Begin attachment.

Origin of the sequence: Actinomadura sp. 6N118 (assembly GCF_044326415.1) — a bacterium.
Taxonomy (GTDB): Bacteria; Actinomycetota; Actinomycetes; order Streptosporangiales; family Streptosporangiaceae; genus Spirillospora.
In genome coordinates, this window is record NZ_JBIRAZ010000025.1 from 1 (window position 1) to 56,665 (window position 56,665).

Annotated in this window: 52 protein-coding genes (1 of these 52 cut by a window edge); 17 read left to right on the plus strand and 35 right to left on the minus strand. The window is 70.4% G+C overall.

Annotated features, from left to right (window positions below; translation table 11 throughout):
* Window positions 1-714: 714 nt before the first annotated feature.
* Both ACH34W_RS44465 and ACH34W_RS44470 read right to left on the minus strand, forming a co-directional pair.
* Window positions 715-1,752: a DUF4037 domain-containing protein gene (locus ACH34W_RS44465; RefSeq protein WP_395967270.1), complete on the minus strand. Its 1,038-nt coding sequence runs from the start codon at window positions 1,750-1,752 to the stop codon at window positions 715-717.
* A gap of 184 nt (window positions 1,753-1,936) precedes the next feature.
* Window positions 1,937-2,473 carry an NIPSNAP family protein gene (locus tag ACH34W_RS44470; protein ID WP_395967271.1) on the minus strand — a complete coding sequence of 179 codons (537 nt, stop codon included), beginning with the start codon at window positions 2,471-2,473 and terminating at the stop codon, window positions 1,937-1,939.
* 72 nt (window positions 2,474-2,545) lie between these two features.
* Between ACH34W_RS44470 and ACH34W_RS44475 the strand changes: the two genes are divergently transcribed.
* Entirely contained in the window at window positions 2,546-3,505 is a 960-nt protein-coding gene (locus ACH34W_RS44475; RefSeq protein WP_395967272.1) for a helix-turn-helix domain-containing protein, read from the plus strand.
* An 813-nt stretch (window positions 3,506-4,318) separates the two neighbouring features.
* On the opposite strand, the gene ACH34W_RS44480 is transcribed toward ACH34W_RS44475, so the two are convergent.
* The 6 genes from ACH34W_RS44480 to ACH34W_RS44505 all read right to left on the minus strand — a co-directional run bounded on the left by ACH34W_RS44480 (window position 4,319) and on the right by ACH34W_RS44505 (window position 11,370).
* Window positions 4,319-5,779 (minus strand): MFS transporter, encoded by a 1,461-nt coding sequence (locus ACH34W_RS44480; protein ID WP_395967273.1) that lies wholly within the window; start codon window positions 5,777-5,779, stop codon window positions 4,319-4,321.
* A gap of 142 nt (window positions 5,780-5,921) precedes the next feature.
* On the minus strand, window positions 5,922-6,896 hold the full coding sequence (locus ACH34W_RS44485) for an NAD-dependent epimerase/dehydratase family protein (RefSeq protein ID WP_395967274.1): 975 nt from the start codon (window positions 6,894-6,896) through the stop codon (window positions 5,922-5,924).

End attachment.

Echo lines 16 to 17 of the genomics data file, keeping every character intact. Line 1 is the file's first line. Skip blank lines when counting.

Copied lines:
* The 6 genes from ACH34W_RS44480 to ACH34W_RS44505 all read right to left on the minus strand — a co-directional run bounded on the left by ACH34W_RS44480 (window position 4,319) and on the right by ACH34W_RS44505 (window position 11,370).
* Window positions 4,319-5,779 (minus strand): MFS transporter, encoded by a 1,461-nt coding sequence (locus ACH34W_RS44480; protein ID WP_395967273.1) that lies wholly within the window; start codon window positions 5,777-5,779, stop codon window positions 4,319-4,321.